The Miami Dolphins head into the 2011 season coming off a pretty disappointing 7-9 result last year.
Unfortunately for the franchise, the offseason wasn't much better. The organization let it be known that they were not behind their coach, Tony Sparano, or quarterback, Chad Henne.
They did revamp the running back position, however, in hopes of improving one of the most abysmal offenses in the game.
While most of the starting roles for Miami this year seem to be figured out, there are still a few positional battles brewing. Here are five key ones.
The question here is not about who is going to start, but how the carries are going to be split. Offseason acquisition Reggie Bush obviously has more experience than rookie Daniel Thomas, and will probably start throughout the season.
The problem with Bush is that he has never showed the stamina and ability to be a feature back over the course of a season. He has been more of a change-of-pace and receiving back in his NFL career.
Thomas, therefore, presents a good compliment to Bush. He's a downhill runner who can be used in short-yardage situations.
The Dolphins have said they are really high on Bush heading into the season, and he impressed in their second preseason game yesterday against the Carolina Panthers. But they will no doubt have to give Thomas at least a handful of carries each game, if it's not an even timeshare.
Over the last three seasons, starting tight end Anthony Fasano has been a pretty rock-solid player for Miami. He's missed just a combined three games, and has put up some decent receiving numbers.
The problem for Miami has been complimenting Fasano, and that is no different heading into this year. The likes of Mickey Shuler, Jeron Mastrud and Dedrick Epps have not been getting the job done, and may lose their chance to a rookie fullback.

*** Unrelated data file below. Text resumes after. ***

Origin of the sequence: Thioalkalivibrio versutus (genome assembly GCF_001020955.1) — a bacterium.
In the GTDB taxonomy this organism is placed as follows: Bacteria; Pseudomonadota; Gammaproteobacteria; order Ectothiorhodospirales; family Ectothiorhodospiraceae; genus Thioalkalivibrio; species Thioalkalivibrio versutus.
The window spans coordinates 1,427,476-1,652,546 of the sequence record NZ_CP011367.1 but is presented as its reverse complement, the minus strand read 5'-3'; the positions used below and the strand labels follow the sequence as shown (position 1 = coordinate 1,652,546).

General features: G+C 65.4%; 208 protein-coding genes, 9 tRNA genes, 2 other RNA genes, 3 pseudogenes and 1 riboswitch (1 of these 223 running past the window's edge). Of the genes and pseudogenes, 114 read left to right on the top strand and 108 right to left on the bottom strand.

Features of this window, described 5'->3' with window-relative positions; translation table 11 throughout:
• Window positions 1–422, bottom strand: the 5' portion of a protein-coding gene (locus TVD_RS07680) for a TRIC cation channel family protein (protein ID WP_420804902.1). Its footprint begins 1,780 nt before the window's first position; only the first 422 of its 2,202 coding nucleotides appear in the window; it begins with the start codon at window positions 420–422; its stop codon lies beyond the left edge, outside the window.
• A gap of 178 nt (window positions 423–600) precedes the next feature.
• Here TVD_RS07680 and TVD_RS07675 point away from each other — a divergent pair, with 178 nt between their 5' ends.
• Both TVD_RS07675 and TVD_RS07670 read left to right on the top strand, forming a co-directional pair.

Reports say that the Dolphins may soon try to switch H-back Charles Clay into a tight-end role. This could solve their long-time issues at the backup tight end spot. His emergence could also mean they cut at least a couple of the tight ends on their roster.
In what is probably the closest battle for a starting job on the team, free safeties Chris Clemons and Reshad Jones will battle it out in the preseason for the second straight year.
Clemons won the job last year, started 15 games and finished the year third on the team in tackles. Jones had 11 tackles, one sack and one interception in limited time on the field.
The two players are very different, as Jones is more of a play-maker while Clemons is more of a heady and steady guy. Clemons may not be able to make the plays that Jones does, but he usually gets to the right position, which has set him apart so far in their careers.
Miami has a lot of depth on the offensive line, but needs to figure out how to utilize it if they are going to improve this season.
Center Mike Pouncey, guard Vernon Carey, guard Richie Incognito and tackles Lydon Murtha and Jake Long (if healthy) will probably get the starting roles. The question just becomes where they all fit in and if they can hold off the other linemen behind them on the depth chart.
The line is normally a strength for Sparano, so you know he will work these guys hard to figure out the lineup that gives his team the best chance to win.
After a strong 2009 running season, the Dolphins couldn't get much of anything going on the ground last year. For what it's worth, the line looked very good in the team's win over the Panthers on Friday night.
Just like anything else in life, the NFL is mired by change. One of the more recent changes is the lack of the power running game, leading to many teams rarely using a fullback.
Starting running back Bush is nowhere near a power runner, and when he is on the field, the Dolphins are likely to be passing.
Lousaka Polite has been the starting fullback for the Dolphins for quite some time, but hurts himself by only being a fullback. The team has guys like the rookie Clay, and backup running back Lex Hilliard, that can be used at fullback and other positions as well.
Sparano has maintained that he will still use Polite, but it will be interesting to see if that lasts the whole season. Much will probably depend on how well Clay is prepared for a role in the NFL.